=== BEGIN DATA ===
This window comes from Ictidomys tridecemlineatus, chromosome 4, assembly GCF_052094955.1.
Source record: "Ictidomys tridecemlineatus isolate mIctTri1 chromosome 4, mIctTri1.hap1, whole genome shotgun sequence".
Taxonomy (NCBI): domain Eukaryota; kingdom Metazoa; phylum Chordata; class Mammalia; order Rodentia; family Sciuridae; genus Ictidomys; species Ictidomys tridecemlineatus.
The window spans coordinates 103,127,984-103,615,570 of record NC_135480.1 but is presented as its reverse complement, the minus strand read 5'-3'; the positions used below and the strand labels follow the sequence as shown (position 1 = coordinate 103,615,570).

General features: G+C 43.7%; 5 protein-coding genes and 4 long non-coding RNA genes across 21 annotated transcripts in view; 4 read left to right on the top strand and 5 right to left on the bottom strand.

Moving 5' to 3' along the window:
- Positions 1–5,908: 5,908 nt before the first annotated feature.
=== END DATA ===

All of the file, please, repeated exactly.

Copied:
This window comes from Ictidomys tridecemlineatus, chromosome 4, assembly GCF_052094955.1.
Source record: "Ictidomys tridecemlineatus isolate mIctTri1 chromosome 4, mIctTri1.hap1, whole genome shotgun sequence".
Taxonomy (NCBI): domain Eukaryota; kingdom Metazoa; phylum Chordata; class Mammalia; order Rodentia; family Sciuridae; genus Ictidomys; species Ictidomys tridecemlineatus.
The window spans coordinates 103,127,984-103,615,570 of record NC_135480.1 but is presented as its reverse complement, the minus strand read 5'-3'; the positions used below and the strand labels follow the sequence as shown (position 1 = coordinate 103,615,570).

General features: G+C 43.7%; 5 protein-coding genes and 4 long non-coding RNA genes across 21 annotated transcripts in view; 4 read left to right on the top strand and 5 right to left on the bottom strand.

Moving 5' to 3' along the window:
- Positions 1–5,908: 5,908 nt before the first annotated feature.